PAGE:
I’ve always told phlebs that I’M the problem, not them. And I get that my veins are difficult, but I’ve got proof that it’s possible to take my blood with no pain so I’m going to start holding bad blood-takers accountable for their actions. It doesn’t help that no one listens to me or believes me when I say my veins are difficult and painful. Then when I’m in pain they get annoyed. The phleb who didn’t take enough blood just kept shouting at me when she was taking the blood that ‘it doesn’t hurt anymore, I’m in the vein, you can stop crying, it’s over!’ Between sobs I got out ‘No matter how many times you shout that at me it doesn’t make the pain go away… I know you’re in the vein, that’s why it’s hurting!’ Afterwards she said ‘I didn’t realise you meant that your veins hurt.’ Oh ok so saying ‘my veins hurt a lot and are very painful when I have blood taken’ obviously wasn’t clear enough.

Anyway, I’m home! I’m feeling exhausted, my face is sore, I have a persistent headache and feel like I’m on the verge of a migraine (I can’t stare at a screen for too long without my eyesight turning into flashes) and just feel a bit gross from the antibiotics and infection fighting. But the swelling is starting to shift which is great. We’re still not sure what caused it specifically, but I’ll be meeting with my surgeons again next week to discuss what we do next. I wonder if they’ll know my soulmate’s name?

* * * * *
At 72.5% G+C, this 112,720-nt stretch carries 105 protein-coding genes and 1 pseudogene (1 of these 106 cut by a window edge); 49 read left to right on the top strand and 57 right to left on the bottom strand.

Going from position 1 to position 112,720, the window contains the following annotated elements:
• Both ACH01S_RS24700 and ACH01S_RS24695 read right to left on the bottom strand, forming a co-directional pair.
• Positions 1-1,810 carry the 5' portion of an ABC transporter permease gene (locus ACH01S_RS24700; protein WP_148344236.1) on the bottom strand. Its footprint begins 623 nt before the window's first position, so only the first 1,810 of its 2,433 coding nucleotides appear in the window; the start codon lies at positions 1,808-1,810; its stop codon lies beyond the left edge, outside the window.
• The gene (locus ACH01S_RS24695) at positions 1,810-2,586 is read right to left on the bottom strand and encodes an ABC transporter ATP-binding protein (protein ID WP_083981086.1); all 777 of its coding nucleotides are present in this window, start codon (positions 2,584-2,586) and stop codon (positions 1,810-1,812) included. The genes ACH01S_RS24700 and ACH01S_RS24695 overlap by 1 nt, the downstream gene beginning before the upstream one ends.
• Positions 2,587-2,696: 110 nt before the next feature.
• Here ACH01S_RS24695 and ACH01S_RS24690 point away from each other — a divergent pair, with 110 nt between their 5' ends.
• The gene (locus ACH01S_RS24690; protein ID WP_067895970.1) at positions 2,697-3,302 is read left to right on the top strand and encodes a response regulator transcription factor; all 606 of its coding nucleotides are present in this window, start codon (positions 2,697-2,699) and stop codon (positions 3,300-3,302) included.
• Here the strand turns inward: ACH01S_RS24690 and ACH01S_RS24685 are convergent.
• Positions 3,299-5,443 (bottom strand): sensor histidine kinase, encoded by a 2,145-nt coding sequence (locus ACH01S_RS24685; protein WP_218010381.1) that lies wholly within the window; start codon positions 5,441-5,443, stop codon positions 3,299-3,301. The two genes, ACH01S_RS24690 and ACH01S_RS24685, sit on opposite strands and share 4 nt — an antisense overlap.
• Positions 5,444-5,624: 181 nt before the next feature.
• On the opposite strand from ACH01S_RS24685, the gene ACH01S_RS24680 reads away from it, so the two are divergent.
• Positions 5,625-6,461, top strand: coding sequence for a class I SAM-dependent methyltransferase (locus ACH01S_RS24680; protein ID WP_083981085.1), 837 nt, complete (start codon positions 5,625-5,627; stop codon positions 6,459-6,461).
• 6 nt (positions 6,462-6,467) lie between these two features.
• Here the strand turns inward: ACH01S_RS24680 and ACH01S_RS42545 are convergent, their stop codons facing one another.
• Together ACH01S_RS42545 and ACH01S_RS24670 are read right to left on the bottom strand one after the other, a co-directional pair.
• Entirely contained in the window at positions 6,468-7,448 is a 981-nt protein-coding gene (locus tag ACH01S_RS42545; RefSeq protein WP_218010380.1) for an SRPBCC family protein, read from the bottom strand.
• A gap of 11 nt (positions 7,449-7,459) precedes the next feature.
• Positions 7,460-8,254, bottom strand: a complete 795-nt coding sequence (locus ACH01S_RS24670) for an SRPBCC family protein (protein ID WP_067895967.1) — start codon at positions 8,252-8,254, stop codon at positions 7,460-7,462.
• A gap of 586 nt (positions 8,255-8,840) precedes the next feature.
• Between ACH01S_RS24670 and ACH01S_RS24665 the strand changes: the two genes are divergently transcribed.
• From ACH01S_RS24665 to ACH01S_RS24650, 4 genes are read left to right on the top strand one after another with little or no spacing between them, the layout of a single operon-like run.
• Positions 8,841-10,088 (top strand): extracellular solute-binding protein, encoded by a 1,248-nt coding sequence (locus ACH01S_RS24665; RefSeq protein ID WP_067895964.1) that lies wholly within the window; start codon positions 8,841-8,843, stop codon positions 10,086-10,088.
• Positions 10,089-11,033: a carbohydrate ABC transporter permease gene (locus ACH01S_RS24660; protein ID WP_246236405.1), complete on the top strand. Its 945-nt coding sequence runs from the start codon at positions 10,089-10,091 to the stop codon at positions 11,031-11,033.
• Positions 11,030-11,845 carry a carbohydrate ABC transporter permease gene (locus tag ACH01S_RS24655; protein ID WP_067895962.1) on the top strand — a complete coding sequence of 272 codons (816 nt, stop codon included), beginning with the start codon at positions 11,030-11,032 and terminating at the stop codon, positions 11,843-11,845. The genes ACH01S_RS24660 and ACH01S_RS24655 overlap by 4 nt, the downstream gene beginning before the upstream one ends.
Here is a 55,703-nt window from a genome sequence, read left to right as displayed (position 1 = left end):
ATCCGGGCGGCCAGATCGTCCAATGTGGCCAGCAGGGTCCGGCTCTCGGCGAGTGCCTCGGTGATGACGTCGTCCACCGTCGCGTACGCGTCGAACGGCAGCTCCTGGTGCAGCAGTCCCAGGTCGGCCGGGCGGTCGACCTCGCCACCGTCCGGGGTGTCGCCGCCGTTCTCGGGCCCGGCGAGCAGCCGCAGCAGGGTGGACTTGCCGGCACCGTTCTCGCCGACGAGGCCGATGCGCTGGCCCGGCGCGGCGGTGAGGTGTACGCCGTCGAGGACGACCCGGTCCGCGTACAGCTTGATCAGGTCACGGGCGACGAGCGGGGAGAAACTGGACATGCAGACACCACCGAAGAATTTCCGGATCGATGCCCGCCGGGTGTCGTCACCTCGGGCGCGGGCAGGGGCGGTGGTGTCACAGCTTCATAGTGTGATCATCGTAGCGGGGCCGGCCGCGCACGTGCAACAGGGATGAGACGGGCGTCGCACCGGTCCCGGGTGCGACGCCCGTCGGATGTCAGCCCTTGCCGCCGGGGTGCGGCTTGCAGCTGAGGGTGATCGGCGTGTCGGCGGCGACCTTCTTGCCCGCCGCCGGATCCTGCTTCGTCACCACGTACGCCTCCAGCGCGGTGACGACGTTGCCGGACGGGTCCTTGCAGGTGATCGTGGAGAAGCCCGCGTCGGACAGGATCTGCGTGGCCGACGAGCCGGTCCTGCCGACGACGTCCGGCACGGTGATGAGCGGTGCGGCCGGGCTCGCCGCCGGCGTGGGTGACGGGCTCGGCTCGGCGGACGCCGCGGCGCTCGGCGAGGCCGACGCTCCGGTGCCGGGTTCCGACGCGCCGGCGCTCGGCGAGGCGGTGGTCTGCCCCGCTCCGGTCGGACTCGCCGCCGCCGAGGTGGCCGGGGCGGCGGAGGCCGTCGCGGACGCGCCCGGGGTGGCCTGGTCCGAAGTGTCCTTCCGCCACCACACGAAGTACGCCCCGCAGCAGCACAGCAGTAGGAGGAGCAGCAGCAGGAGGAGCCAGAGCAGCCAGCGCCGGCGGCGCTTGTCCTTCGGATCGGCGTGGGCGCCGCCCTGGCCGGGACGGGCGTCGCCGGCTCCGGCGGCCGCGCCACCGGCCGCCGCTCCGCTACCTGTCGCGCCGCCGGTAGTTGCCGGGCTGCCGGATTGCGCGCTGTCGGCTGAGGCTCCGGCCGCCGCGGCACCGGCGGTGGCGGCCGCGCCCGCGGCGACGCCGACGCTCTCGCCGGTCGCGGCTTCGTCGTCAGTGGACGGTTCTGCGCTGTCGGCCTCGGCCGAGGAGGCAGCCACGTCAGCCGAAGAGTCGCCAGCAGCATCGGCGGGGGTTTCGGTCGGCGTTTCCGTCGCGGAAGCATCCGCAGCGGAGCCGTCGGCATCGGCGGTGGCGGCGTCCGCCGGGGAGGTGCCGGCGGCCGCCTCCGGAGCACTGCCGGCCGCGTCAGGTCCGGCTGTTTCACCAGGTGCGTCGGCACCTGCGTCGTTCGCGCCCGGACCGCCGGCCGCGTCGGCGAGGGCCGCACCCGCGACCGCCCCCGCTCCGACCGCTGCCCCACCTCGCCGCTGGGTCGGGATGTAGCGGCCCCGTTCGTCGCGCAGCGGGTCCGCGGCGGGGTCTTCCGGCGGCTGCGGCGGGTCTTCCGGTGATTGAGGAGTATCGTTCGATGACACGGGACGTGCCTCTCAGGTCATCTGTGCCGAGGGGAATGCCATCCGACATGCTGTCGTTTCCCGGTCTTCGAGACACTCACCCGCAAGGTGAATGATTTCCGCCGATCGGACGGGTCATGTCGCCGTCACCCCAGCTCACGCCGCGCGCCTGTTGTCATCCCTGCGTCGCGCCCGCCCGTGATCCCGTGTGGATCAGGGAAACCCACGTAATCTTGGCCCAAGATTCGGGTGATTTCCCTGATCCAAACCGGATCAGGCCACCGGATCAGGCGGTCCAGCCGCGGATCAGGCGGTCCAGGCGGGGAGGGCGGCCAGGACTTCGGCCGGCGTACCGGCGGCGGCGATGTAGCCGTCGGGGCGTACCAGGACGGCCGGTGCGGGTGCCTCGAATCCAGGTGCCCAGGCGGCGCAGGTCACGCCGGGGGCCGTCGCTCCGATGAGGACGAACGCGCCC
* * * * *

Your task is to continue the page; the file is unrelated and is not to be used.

7 Comments Add yours

  1. Jane Doherty says:

    I feel your pain! It is very hard to find veins and get blood from tw of my girls. You make sure you get his name next time and hopefully he will be around for you.

    Liked by 1 person

    1. Jen Eve says:

      I will be searching for him that’s for sure!!!


  2. Christine says:

    Glad your are home Jen and who knew us folk with exhausted veins could just say no! Be kind to yourself and best wishes – hope the swelling goes down and you find out what caused it.


    1. Jen Eve says:

      What a liberating thing to know!!! And I will from now on, at least to the daily phlebotomists who just come around taking bloods whether you need them or not. Though I HOPE the situation does not arise too much more from now on!


  3. jneurms says:

    I could almost literally feel your pain as I read your excellently written account. I have had similar experiences unfortunately and it does make one wonder why so much unnecessary suffering is involved, particularly for people who are already suffering so. Thank you for sharing.


    1. Jen Eve says:

      Exactly… We suffer through so much, if this can be less stressful then let’s do that! They don’t seem to understand how traumatising it is…